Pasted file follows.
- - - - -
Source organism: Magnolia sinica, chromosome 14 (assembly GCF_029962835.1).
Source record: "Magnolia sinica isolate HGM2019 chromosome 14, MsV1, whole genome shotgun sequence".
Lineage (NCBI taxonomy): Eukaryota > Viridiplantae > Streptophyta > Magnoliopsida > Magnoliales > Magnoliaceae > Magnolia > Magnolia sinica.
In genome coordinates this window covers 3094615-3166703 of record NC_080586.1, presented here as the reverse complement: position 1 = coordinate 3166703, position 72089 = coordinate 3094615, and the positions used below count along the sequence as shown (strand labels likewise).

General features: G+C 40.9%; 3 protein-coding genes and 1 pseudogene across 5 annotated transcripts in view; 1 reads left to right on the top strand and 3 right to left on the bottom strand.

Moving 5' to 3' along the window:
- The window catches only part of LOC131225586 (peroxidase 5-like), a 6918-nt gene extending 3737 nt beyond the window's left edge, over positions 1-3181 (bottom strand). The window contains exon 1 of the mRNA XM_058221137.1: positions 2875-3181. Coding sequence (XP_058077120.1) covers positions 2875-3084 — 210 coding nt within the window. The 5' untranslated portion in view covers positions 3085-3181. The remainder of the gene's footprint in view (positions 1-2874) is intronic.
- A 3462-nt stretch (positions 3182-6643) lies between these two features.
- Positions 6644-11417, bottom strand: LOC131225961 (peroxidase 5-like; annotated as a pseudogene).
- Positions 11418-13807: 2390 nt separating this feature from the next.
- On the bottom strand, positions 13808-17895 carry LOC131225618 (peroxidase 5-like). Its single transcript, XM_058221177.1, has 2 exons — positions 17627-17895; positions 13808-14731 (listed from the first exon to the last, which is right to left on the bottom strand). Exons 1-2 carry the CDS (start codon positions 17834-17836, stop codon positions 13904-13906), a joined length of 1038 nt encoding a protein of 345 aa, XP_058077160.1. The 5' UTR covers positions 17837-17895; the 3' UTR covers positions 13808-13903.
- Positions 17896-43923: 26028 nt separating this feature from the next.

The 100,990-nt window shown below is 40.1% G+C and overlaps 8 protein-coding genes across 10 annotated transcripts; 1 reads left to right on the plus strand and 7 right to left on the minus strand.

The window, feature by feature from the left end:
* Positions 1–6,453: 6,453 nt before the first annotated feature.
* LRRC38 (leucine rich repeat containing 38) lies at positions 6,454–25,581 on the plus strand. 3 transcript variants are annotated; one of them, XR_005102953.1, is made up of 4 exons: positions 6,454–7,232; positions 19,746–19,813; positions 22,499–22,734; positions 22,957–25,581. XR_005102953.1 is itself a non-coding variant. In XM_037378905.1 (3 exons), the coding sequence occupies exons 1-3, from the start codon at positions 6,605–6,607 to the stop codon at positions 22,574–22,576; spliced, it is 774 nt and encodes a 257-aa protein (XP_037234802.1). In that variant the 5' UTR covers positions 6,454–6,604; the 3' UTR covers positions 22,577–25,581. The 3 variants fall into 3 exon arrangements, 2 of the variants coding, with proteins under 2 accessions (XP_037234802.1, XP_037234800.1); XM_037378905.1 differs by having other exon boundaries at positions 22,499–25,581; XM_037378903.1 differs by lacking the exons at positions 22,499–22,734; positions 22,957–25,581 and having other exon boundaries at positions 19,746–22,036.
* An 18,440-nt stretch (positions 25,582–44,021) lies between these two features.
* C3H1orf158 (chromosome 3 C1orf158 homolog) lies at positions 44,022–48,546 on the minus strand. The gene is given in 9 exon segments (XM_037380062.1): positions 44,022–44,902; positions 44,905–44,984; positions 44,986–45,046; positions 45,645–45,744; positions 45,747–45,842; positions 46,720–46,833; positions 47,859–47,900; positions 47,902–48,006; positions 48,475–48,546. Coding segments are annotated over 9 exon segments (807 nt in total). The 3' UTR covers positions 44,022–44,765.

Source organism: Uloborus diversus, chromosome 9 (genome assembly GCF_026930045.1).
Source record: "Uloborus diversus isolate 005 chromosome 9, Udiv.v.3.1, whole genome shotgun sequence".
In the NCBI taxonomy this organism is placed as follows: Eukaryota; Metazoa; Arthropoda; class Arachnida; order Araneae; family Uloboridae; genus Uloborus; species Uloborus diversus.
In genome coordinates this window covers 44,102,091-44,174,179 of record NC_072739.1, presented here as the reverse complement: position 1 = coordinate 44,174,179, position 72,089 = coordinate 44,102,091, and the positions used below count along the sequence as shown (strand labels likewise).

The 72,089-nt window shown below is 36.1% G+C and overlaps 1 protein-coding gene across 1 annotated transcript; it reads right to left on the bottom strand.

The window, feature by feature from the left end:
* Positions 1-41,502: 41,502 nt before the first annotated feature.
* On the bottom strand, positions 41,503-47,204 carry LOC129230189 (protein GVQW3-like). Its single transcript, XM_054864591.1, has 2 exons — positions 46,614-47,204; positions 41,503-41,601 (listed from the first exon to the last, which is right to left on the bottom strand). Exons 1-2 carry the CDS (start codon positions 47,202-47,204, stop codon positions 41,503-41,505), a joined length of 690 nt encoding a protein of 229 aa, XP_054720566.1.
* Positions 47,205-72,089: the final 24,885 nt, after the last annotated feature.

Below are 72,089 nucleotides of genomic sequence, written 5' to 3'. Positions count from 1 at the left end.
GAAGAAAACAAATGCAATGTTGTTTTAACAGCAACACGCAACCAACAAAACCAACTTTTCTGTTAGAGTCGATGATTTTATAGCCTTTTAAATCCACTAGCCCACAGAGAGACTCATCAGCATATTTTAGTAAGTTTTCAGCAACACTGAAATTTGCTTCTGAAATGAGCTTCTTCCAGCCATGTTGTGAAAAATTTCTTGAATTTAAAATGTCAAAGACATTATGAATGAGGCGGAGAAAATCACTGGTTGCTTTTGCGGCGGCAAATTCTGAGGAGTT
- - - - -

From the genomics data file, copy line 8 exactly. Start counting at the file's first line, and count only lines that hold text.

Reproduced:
- A 3462-nt stretch (positions 3182-6643) lies between these two features.